Utility executives face volatile energy markets, skyrocketing fuel prices, and changing federal energy policies. How are utilities benefiting from the turnaround in energy trading?
Fingerprinting the Invisible Hands
Opaque markets inflate power prices.
price of those who employ high profits, their stocks in supplying that market are generally careful to conceal this change. If it was commonly known, their great profit would tempt so many new rivals to employ their stocks in the same way, that, the effectual demand being fully supplied, the market price would soon be reduced to the natural price, and perhaps for some time even below it. If the market is at a great distance from the residence of those who supply it, they may sometimes be able to keep the secret for several years together, and may so long enjoy their extraordinary profits without any new rivals. 3
Adam Smith touches on the theme of secrecy a number of times, for in general he opposed business combinations that enforce such rules as detriments to competition. 4
Since the mid-1990s, transparency in North America’s electricity markets has decreased dramatically. While the traditional pre-filed contracts at FERC, retail rate cases, and open outcry markets were hardly perfect, the transition of 50 percent of the wholesale electricity markets in the United States and Canada to highly opaque, administered markets has reduced our ability to understand wholesale prices. Secrecy in administered markets ranges from a high level in MISO and PJM where the bids, bidders, and price resolution are secret, to ERCOT where bids and bidders are made public only after two months. 5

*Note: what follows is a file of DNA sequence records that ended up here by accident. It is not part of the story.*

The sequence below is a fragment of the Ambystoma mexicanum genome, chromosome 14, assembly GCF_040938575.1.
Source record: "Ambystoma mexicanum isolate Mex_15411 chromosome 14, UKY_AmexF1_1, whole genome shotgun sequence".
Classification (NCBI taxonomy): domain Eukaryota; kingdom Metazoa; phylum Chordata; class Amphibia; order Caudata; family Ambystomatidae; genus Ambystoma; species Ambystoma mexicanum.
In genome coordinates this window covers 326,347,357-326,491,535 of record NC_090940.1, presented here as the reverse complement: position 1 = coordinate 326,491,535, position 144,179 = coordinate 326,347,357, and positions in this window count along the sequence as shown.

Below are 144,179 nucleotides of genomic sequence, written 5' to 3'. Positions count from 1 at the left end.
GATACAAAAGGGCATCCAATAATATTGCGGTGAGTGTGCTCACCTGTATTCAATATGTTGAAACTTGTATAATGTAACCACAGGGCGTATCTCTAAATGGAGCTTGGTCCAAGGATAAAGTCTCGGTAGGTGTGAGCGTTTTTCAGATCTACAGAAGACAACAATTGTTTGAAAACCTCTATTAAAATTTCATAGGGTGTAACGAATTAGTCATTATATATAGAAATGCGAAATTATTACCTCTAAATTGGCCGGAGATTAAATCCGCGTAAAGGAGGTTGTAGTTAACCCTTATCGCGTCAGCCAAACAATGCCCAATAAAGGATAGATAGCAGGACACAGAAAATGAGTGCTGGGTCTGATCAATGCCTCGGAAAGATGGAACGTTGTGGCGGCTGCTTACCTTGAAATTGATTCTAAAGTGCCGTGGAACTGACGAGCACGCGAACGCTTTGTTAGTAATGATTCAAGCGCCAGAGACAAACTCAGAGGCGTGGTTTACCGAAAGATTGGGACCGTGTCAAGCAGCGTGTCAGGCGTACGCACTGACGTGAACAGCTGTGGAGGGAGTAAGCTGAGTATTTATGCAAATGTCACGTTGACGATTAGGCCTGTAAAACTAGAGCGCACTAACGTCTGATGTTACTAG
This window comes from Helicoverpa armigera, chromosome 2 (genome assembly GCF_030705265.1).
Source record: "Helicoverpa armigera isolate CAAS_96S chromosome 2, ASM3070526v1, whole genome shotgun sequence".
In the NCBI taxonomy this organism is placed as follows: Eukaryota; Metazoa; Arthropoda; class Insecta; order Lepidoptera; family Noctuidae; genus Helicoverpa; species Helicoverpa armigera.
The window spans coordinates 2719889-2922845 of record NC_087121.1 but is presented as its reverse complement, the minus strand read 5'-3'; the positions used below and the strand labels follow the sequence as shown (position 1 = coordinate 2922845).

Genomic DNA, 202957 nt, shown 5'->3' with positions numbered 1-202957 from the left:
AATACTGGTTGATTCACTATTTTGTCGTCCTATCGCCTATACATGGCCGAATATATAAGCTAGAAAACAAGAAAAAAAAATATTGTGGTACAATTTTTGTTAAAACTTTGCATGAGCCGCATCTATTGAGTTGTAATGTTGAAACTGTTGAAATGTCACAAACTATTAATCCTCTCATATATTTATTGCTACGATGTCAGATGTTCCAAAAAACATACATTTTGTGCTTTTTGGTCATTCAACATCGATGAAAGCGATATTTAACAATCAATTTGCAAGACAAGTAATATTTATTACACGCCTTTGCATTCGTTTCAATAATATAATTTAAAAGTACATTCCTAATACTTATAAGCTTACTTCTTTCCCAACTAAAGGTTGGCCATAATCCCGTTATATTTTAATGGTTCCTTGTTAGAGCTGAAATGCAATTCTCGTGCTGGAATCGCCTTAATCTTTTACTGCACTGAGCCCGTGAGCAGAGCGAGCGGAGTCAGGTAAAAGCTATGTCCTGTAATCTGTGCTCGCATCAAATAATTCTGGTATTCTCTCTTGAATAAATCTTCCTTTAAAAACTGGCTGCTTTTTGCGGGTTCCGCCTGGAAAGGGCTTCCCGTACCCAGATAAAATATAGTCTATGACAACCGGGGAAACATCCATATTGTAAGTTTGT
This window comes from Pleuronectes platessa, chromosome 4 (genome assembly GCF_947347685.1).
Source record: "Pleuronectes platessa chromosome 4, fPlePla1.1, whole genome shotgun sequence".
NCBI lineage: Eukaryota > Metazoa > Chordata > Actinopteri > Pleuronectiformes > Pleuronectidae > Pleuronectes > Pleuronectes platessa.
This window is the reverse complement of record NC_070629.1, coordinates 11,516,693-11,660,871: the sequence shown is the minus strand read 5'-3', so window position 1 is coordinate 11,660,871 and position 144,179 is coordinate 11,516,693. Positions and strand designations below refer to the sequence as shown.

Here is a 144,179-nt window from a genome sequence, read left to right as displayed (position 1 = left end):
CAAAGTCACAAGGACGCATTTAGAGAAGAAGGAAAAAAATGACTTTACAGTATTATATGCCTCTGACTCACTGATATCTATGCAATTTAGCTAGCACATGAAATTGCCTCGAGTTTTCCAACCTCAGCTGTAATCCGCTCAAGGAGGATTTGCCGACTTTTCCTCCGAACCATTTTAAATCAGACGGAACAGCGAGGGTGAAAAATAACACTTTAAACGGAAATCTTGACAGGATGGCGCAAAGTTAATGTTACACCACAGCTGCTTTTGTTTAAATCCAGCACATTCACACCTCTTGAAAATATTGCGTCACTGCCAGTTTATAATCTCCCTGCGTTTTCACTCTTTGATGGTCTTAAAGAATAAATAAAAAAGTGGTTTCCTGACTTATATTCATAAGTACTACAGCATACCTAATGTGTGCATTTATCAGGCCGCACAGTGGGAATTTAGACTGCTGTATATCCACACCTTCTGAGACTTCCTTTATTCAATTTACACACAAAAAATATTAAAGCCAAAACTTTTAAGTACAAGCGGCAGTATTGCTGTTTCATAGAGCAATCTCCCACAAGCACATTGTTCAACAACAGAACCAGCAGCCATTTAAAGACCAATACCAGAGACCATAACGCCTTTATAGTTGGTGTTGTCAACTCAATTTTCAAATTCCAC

In general, the high level of secrecy has been adopted from the example in California. This is ironic since California has suffered from the secrecy that allowed such market schemes as Ricochet, Death Star, Load Shift, and Get Shorty. 6 All of these would have been impossible without the shield provided by the rules in place at the California Independent System Operator.
Surprisingly little discussion has taken place concerning the lack of transparency at RTOs. FERC has adopted a slightly inconsistent policy of allowing the ISOs to define their own levels of secrecy—generally without public discussion or justification—while retaining traditional transparency rules for utilities in FERC’s Form 1s and energy trading in the commission’s Electric Quarterly Reports . FERC’s 2008 final order in RM07-19-000 and AD07-7-000 provide offhand guidance concerning transparency at the RTOs:
Our proposal to reduce the lag time for release of offer and bid data to three months was supported by most commenters. Some commenters requested a shorter lag time or immediate release. Others proposed the release of additional information, such as system lambda… Our proposal cuts the current lag time for most RTOs and ISOs in half. Because this is a substantial change, RTOs and ISOs should become accustomed to the new release time and observe its effects before committing to an even shorter time. However, as we proposed in the NOPR, we permit the RTOs and ISOs to propose a shorter time, with accompanying justification, or a longer time of four months if they can demonstrate a collusion concern. Alternatively, they may propose an alternative mechanism if release of a report were otherwise to occur in the same season as reflected in the data. These